Originally published in Charisma News
Former Israeli president and elder statesman Shimon Peres, a joint winner of the 1994 Nobel Peace Prize and an influential figure in Israeli politics for 70 years, died in hospital on Wednesday aged 93, two weeks after suffering a massive stroke.
A convinced campaigner for Middle East peace who remained energetic until his final days, Peres was mourned by world leaders and praised for his tireless engagement.
US President Barack Obama said: “A light has gone out”.
“There are few people who we share this world with who change the course of human history, not just through their role in human events, but because they expand our moral imagination and force us to expect more of ourselves,” Obama said in a statement. “My friend Shimon was one of those people.”
Despite decades of rivalry with Peres, Israeli Prime Minister Benjamin Netanyahu, a right-winger who defeated the then-Labour Party leader in a 1996 election, praised him as a stalwart of the center-left and a visionary.
“There were many things we agreed upon, and the number grew as the years passed. But we had disagreements, a natural part of democratic life,” Netanyahu said after holding a minute’s silence at a specially convened cabinet meeting.
“Shimon won international recognition that spanned the globe. World leaders wanted to be in his proximity and respected him. Along with us, many of them will accompany him on his last journey to eternal rest in the soil of Jerusalem.”
Palestinian President Mahmoud Abbas issued a statement saying he had sent a condolence letter to the family expressing his “sadness and regret” and praising Peres’s “intensive efforts to reach out for a lasting peace … until the last days”.
It was not clear if he would attend Peres’s funeral, which will take place on Friday at Jerusalem’s Mount Herzl cemetery, in a section dedicated to “Great Leaders of the Nation”.
In the Gaza Strip, Sami Abu Zuhri, a spokesman for the enclave’s Hamas Islamist rulers, said: “The Palestinian people are happy over the departure of this criminal, who was involved in many crimes and in the bloodshed of the Palestinian people.”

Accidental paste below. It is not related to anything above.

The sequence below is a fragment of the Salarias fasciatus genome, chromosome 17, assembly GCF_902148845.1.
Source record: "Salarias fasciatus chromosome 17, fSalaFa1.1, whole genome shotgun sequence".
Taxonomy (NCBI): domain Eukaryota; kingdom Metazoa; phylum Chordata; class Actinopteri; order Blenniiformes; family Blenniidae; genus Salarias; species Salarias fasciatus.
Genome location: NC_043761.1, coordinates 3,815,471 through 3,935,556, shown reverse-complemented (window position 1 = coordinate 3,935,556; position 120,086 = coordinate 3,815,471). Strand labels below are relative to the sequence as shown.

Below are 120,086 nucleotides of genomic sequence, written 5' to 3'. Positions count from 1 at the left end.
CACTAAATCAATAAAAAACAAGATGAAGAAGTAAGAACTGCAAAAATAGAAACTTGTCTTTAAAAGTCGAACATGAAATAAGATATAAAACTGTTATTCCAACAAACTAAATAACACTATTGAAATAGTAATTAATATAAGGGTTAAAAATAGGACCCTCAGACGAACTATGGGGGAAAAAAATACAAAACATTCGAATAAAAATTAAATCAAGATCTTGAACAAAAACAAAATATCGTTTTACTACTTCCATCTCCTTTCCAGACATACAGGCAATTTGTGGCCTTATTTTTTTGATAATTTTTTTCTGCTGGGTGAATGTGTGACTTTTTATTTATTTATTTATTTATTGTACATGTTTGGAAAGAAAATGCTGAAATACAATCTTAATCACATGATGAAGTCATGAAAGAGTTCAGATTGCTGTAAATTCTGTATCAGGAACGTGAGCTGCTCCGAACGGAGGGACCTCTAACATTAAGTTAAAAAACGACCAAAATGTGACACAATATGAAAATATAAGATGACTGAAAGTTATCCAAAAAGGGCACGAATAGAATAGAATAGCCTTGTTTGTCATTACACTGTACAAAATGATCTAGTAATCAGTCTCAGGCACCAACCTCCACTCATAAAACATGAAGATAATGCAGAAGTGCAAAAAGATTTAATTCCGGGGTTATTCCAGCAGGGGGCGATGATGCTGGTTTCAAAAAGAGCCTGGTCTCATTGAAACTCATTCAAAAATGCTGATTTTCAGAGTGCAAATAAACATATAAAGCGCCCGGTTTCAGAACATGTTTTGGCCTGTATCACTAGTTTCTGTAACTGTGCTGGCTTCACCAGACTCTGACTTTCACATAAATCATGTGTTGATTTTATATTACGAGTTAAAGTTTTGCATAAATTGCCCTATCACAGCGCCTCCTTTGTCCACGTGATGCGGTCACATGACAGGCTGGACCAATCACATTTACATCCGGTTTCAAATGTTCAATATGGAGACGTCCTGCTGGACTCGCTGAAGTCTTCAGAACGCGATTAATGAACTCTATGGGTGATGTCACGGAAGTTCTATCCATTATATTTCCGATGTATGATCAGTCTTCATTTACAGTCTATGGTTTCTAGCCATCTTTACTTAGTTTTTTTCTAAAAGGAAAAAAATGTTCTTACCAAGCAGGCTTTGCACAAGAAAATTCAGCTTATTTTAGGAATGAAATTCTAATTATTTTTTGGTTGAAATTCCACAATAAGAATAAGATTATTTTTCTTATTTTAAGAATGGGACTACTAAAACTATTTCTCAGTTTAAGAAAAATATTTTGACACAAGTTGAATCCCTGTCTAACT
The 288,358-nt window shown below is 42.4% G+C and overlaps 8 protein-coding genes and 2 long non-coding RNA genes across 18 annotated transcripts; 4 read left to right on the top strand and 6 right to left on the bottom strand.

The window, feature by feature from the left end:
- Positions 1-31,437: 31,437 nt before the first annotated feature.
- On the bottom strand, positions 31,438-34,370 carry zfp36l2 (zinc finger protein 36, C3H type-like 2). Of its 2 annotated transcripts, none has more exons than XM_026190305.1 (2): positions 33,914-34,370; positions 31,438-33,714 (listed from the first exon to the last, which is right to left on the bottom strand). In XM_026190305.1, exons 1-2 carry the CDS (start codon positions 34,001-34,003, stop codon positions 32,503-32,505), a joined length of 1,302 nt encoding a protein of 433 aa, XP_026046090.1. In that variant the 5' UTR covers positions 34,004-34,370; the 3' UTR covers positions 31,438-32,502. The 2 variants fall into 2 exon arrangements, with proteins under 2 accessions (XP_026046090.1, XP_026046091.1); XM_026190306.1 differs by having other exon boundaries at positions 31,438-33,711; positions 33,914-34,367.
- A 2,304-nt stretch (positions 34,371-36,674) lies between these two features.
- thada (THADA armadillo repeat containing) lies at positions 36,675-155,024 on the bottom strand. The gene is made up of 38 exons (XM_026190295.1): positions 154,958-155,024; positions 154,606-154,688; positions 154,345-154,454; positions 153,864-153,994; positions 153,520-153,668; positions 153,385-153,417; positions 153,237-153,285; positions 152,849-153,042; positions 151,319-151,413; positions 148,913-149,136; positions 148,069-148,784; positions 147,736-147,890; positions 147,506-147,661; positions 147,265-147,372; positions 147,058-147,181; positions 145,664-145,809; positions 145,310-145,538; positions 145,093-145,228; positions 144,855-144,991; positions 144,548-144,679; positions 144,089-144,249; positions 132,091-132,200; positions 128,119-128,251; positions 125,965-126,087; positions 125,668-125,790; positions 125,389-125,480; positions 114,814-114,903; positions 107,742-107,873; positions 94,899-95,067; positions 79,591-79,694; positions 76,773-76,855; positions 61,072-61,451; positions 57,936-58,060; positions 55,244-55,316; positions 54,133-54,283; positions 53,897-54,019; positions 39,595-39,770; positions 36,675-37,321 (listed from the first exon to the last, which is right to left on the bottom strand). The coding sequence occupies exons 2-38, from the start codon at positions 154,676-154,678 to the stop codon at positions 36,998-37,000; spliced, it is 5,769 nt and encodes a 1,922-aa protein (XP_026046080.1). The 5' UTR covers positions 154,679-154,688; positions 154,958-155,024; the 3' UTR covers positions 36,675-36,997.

Obama, Britain’s Prince Charles and former US president Bill Clinton are among those expected to attend, Israeli radio reported, although Israel’s Foreign Ministry could not immediately confirm the attendance list.
French President Francois Hollande also confirmed he would attend, alongside his predecessor Nicolas Sarkozy.
The announcement of the death was made at the Tel Hashomer hospital by his son Chemi and son-in-law Rafi Walden.
“His life ended abruptly when he was still working on his great passion, strengthening the country and striving for peace. His legacy will remain with us all,” said Walden, who was also Peres’s personal physician.
Polish-born Peres, whose family moved to then British-ruled Palestine in the 1930s, was part of almost every major political development in Israel since its founding in 1948. He served in a dozen cabinets and was twice prime minister, though he never won a general election, struggling to connect with ordinary voters.
He was first elected to Israel’s parliament in 1959 and barring a brief interlude in early 2006, held his seat for 48 years, until he became president in 2007.
In every role he undertook—from forging Israel’s defense strategy in the 1950s to running his eponymous peace foundation—Peres was known for his energy and enthusiasm, even recording jokey YouTube videos into his 90s.
“Optimists and pessimists die the same way,” he said. “They just live differently. I prefer to live as an optimist.”
He shared the 1994 Nobel Peace Prize with the late former prime minister Yitzhak Rabin and late Palestinian leader Yasser Arafat for reaching an interim peace deal in 1993, the Oslo Accords, which never turned into a lasting treaty.
Rabin was assassinated in 1995 by an Israeli ultra-nationalist who opposed the interim accords, and it was Peres who took over as prime minister after Rabin’s death.
Peres is widely seen as having gained nuclear capabilities for Israel by procuring the Dimona reactor from France while defense ministry director-general in the 1950s.
As defense minister, he oversaw the 1976 Israeli rescue of hijacked Israelis at Entebbe airport in Uganda.
In the Arab world, his legacy is tainted by the 1996 shelling of a United Nations compound in the village of Qana in southern Lebanon during an Israeli offensive. More than 100 civilians sheltering there were killed. Peres was prime minister at the time and Israel said its forces had been aiming at militants firing rockets nearby.
Peres was also seen to have done little to rein in the expansion of Israeli settlements on land captured during the 1967 Middle East war, even if he was not an active proponent of a policy that Obama has described as an obstacle to peace.
From 2007, when he was elected president at the second attempt, Peres played more of a ceremonial role, trying to raise Israel’s profile internationally while advocating for peace through his foundation. He stepped down as president in 2014.
Despite the influence he has had on Israel’s landscape, his death is not expected to have an impact on the already dim prospects for a return to peace talks with the Palestinians.